**2020-11-10 at 13:15**

Daniel Ahlberg (Stockholm)

Daniel Ahlberg (Stockholm)

*Title: Fixation in two-type annihilating branching random walks*

Abstract: We study a model of competition between two types evolving as branching random walks on ℤ^d. The two types are represented by red and blue balls respectively, with the rule that balls of different colour annihilate upon contact, in analogy to the inert chemical reaction A+B->Ø. We consider initial configurations in which the sites of ℤ^d contain one ball each, which are independently coloured red or blue according to the flip of a coin. We address the question of `fixation', referring to the sites eventually settling for a given colour, or not, and find that the answer depends on the coin determining the initial configuration being biased or not. This is joint work with Simon Griffiths and Svante Janson.

**2020-11-11 at 13:15**

Eusebio Gardella (Munster, Germany)

Eusebio Gardella (Munster, Germany)

*Title: The classification problem for free ergodic actions.*

**This seminar is cancelled.**

**2020-11-17 at 13:15**

Suresh Eswarathasan (Dalhousie, Canada)

Suresh Eswarathasan (Dalhousie, Canada)

*On the geometry of nodal domains for random eigenfunctions on compact surfaces*

A classical result of R. Courant gives an upper bound for the count of nodal domains (connected components of the complement of where a function vanishes) for Dirichlet eigenfunctions on compact planar domains. This can be generalized to Laplace-Beltrami eigenfunctions on compact surfaces without boundary. When considering random linear combinations of eigenfunctions, one can make this count more precise and pose statistical questions on the geometries appearing amongst the nodal domains: what percentage have one hole? ten holes? what percentage have their boundary being tangent 100 times to a fixed non-zero vector field? The first 20-25 minutes will give a survey on some fundamental results of Nazarov-Sodin, Sarnak-Wigman, and Gayet-Welschinger before presenting some joint works with I. Wigman (King's College London) and Matthew de Courcy-Ireland (École Polytechnique Fédérale de Lausanne) answering these questions in the last 25-30 minutes.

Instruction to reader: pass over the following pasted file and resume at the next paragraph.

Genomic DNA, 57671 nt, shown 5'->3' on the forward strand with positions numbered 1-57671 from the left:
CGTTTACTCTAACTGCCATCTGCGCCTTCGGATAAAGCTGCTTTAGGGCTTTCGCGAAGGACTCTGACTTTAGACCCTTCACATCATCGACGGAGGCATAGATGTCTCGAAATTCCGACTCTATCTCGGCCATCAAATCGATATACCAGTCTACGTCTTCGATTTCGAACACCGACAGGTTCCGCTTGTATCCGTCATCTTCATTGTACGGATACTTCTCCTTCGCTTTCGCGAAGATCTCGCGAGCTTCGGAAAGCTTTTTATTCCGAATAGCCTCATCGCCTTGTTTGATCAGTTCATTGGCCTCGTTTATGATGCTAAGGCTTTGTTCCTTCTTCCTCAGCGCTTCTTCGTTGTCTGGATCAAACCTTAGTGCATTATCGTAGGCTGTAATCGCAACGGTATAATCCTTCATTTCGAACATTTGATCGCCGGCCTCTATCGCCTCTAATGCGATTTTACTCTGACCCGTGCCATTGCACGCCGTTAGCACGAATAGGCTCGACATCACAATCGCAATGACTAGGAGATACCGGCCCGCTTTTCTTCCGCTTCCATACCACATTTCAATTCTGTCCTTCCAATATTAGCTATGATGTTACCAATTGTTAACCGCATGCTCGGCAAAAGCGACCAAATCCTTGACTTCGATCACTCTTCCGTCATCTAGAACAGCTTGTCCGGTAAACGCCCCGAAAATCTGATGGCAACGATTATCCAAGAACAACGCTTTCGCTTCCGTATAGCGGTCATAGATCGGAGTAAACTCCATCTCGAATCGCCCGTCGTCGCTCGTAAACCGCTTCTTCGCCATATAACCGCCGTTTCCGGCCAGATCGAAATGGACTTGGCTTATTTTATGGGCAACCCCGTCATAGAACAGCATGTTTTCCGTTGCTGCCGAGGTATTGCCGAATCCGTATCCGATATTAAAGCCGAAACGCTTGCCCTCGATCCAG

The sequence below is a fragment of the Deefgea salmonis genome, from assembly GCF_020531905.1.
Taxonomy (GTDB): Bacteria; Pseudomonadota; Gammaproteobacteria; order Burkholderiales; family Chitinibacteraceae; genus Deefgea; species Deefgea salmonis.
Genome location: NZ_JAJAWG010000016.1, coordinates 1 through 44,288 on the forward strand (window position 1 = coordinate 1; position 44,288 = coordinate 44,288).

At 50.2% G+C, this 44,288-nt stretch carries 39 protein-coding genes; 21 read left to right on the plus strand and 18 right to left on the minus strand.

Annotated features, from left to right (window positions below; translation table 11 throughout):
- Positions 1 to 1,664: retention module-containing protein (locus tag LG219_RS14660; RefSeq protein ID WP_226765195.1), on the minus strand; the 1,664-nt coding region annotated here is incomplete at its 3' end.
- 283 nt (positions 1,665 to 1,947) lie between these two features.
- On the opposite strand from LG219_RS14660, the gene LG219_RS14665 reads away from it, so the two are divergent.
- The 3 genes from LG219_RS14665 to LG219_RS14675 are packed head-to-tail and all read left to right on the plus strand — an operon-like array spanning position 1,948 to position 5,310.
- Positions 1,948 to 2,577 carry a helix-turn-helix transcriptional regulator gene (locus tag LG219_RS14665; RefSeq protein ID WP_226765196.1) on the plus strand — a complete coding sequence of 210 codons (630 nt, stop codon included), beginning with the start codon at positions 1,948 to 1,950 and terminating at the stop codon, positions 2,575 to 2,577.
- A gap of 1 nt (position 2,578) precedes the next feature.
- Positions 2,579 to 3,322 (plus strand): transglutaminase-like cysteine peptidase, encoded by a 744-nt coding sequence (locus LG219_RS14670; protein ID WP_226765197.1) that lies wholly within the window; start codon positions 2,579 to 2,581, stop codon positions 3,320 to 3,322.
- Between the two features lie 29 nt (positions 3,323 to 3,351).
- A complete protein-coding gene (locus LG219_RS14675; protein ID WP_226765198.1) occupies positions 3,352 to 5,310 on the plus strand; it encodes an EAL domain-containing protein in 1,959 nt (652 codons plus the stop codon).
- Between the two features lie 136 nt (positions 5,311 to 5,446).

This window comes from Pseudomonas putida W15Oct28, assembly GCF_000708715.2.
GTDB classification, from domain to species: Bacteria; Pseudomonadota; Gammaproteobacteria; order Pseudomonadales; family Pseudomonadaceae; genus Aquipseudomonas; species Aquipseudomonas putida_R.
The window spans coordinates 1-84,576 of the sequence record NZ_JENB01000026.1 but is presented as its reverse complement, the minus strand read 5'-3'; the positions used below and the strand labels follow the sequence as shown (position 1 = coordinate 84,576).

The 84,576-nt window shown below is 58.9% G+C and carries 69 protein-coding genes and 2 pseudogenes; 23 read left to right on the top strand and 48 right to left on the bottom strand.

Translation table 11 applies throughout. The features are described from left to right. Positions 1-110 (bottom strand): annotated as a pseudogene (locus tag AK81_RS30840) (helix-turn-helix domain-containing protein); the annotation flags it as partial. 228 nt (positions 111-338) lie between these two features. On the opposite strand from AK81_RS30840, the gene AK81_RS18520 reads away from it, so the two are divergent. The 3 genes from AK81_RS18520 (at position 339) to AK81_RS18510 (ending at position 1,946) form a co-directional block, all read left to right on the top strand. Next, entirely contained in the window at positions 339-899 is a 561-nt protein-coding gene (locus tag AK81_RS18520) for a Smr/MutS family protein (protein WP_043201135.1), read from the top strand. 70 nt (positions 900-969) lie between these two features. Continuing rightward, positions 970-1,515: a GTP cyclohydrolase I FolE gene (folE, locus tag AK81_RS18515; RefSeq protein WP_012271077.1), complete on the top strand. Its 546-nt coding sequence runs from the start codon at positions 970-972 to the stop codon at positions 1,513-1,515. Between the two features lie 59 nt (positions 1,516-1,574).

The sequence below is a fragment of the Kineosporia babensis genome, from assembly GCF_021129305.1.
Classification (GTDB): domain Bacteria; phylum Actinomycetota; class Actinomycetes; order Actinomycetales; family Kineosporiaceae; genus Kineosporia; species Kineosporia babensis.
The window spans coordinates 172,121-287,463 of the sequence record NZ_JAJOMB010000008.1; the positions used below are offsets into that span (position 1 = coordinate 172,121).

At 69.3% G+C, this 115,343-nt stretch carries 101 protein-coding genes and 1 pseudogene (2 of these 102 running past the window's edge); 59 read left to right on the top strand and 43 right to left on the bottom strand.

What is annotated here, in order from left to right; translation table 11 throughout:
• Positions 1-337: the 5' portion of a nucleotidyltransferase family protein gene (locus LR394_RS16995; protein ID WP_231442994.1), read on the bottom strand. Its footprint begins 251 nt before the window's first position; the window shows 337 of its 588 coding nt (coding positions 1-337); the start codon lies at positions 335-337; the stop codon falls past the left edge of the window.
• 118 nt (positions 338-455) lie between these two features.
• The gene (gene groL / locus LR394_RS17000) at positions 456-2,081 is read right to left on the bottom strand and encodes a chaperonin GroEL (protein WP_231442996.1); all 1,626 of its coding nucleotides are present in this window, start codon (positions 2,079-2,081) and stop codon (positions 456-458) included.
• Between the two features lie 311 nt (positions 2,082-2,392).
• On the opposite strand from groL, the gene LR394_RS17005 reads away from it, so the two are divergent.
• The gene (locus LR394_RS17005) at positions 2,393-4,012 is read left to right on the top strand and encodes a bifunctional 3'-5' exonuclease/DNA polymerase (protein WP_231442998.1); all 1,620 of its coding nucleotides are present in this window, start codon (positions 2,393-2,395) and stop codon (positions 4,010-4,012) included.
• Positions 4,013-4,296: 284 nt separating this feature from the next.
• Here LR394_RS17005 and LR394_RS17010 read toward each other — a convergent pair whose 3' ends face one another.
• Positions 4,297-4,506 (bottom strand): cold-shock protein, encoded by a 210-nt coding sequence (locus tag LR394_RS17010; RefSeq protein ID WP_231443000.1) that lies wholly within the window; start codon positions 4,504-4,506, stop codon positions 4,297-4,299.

**2020-11-24 at 13:15**

Malin Palö (KTH)

Malin Palö (KTH)

*Wilson loop expectations in Abelian lattice gauge theories, with and without a Higgs field*

Abstract: Lattice gauge theories have since their introduction been used to predict properties of elementary particles, as approximations of Yang-Mills gauge theory. However, many of these predictions are not rigorous. Moreover, it is not clear how to obtain a limit as the lattice spacing tends to zero even in the simplest cases. A natural first step in this direction would be to attempt to understand the properties of so-called Wilson loops. In this talk, I will introduce Abelian lattice gauge theories from a probabilistic perspective and discuss some of its properties and natural observables. Also, some interesting tools which can be used to study these models will be mentioned. In particular, I will present recent results on the expected value of Wilson loops in $\mathbb{Z}_4$. This talk is based on joint work with Jonatan Lenells and Fredrik Viklund.